Matthew Modine plays Joe Slovak, son of a West Coast fisherman, who goes to medical school and has a hard time adjusting. The film focuses on Joe and the members of his dissection group in Gross Anatomy. Joe, perhaps because of the proud independence of fishermen, goes through most of the film with a big chip on his shoulder, refusing to take things seriously, showing up late for dissection carrying a basketball, refusing to consider the feelings of hypothetical patients, etc., while everyone else is trying their hardest to become good doctors. He falls in love with dissection partner Laurie Rohrbach (Daphne Zuniga), but he has a hard time there, too.
When Joe's roommate David is kicked out, Joe goes home to think things over. He visits Dr. Rachel Woodruff (Christine Lahti), head of Anatomy who all along has been critical of his attitude but is now at home, incapacitated with lupus. She tells him of her disappointment in her own career ("I made doctors--people need healers.") and in him, because he has never wanted to be as good as she knew he could be. She pleads with him to commit to being a good doctor.
Switch to the group's all-nighter before finals and the sudden labor pains of the very pregnant member. They all rush off to the hospital, but don't make it, and Joe winds up delivering the baby on a table in a roadside diner (soft trumpet fanfare from the soundtrack). Between Dr. Woodruff, who dies at the end, and the delivery, Joe gets the message about commitment, and he winds up with both good grades and the girl.
The second film in Oliver Stone’s Vietnam trilogy, "Born on the Fourth of July" is based on the autobiography of Ron Kovic (played in the film by Tom Cruise), a good kid whose patriotism takes him to Vietnam in the late 1960s and brings him back home paralyzed from the chest down and burdened with the guilt of having accidentally killed a fellow soldier in combat. Living at home with his parents, Ron struggles fiercely with these challenges against the exacerbating background of his culture’s anti-war and anti-vet sentiments.
Things get bad for him, he gets very angry and leaves home for Mexico to forget it all with booze, drugs, and prostitutes. That false paradise eventually fails him, however, and he returns to the States and makes some positive moves, including visiting the parents of the soldier he had killed. He winds up being a spokesman for vets, anti-war ones in particular, and at the end he is wheeling himself out onto the stage of the Democratic Convention of 1976 to huge applause, feeling, as he has just said to a reporter offstage, "I’m home."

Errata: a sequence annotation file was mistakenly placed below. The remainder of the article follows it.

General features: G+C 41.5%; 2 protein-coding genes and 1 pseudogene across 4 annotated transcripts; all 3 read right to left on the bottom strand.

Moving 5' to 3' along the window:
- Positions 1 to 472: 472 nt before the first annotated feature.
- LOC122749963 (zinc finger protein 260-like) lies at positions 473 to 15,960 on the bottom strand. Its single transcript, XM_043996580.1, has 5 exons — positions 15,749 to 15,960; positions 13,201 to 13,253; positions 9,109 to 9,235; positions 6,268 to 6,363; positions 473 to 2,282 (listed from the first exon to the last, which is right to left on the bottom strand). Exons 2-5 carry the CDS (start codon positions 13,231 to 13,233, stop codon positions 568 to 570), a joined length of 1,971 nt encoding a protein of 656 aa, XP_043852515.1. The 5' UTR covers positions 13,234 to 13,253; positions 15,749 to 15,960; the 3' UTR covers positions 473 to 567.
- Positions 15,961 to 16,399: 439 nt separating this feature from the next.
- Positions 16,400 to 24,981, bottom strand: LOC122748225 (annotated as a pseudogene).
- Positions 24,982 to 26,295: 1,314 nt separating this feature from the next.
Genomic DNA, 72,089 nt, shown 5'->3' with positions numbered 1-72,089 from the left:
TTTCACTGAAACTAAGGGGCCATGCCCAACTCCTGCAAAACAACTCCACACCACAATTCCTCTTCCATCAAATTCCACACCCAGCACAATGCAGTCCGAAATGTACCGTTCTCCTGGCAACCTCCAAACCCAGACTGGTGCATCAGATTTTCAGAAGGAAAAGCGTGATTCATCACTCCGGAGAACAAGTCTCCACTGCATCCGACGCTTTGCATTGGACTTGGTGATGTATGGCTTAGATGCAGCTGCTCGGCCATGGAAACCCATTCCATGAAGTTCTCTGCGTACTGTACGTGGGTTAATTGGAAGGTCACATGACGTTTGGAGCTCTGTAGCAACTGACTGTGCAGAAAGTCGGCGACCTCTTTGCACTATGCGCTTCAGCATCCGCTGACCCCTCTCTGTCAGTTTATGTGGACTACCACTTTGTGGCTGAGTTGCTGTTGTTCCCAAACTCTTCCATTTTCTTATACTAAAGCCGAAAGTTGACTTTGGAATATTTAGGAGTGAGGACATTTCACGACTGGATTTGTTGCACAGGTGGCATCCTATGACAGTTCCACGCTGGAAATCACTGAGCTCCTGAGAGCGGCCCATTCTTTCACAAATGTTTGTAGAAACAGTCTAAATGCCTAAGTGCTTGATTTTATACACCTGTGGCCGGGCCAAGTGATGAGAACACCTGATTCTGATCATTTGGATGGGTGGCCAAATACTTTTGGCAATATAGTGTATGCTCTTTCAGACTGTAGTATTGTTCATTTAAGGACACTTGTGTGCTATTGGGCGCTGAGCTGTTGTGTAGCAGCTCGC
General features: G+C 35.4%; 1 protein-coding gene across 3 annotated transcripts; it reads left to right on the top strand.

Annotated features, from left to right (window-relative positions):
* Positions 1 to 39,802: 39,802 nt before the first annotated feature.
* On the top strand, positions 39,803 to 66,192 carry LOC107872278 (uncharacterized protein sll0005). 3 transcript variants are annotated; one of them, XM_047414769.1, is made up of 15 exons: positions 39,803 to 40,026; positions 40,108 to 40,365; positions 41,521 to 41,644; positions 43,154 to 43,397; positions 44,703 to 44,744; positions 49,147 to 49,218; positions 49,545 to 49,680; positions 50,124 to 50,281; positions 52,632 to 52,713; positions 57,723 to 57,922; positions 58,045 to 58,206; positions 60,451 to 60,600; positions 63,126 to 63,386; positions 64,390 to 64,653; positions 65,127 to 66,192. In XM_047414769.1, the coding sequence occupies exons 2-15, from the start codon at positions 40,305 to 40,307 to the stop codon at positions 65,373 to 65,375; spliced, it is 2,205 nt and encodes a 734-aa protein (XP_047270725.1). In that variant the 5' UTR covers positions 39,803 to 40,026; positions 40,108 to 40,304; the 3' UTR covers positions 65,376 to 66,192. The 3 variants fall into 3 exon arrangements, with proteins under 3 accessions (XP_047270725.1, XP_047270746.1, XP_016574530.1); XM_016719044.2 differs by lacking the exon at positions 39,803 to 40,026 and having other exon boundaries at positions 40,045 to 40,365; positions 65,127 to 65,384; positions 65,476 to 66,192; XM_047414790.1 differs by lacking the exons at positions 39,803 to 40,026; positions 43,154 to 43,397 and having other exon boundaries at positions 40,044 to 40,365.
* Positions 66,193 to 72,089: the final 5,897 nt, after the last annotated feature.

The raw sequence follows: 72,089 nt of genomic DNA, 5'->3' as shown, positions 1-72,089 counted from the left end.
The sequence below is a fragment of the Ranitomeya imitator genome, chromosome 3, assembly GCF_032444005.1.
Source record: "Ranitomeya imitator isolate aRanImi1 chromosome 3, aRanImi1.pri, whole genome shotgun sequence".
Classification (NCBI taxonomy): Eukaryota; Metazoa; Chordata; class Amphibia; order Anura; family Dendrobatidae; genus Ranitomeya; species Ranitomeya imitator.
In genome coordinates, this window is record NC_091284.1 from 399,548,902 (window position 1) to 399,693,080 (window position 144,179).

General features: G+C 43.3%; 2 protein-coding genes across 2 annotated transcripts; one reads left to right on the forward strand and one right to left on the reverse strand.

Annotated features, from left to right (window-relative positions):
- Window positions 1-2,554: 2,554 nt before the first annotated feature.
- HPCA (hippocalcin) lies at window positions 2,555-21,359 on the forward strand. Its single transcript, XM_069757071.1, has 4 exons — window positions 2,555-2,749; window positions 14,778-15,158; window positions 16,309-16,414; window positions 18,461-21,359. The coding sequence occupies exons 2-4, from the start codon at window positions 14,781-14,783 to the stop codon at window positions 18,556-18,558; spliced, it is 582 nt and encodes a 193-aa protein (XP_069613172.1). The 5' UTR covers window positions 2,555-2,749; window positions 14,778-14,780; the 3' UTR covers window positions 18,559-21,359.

This novel chronicles the long journey home of a Civil War soldier, Inman, to Cold Mountain in North Carolina. The story begins in a military hospital, and Inman's neck wound, a long difficult-to-heal horizontal slice received in battle, is drawing flies. Inman is a moral man, and the brutality and killing he has witnessed on the battlefield lead him to leave the hospital AWOL and journey secretively, by foot, back to Ada, his love.
The trip is perilous; Inman is subject not only to the difficulties of near starvation and a poorly healing wound, but also the cruelties of people he meets along the way. However, every so often, he is also succored by compassionate people, such as the goat woman who provides the cure for his neck wound, if not for the wounds inside. Intertwined with Inman's story is Ada's: her preacher father dies of tuberculosis, leaving her utterly unable to provide for her own basic needs on the farm. Fortunately, a self-reliant young woman, Ruby, joins Ada on the farm, and helps transform both the farm and Ada.
The book details the ways of nourishment: physical (precise descriptions of food, its paucity and preparation) and nonphysical (themes of love, generosity, intellectual curiosity, and spiritual questing underpin the book). Cold Mountain itself provides both types of nourishment by offering hope, goals, shelter, food and a place where love and forgiveness are possible despite the savagery of man.
A woman medical student finds herself in a hierarchical dilemma while rotating through her internal medicine clerkship. She is helping to take care of a middle-aged man who has been hospitalized for a diagnostic work-up. As a consequence of invasive procedures ordered by his physicians to determine the cause of his symptoms, the patient has suffered serious complications and is moribund. The doctors are evasive with the patient and his family, who beseech the medical student for an explanation. Even though she has been instructed by the physicians to refer all issues back to them, she follows her own convictions and tells the truth: "Your father is dying."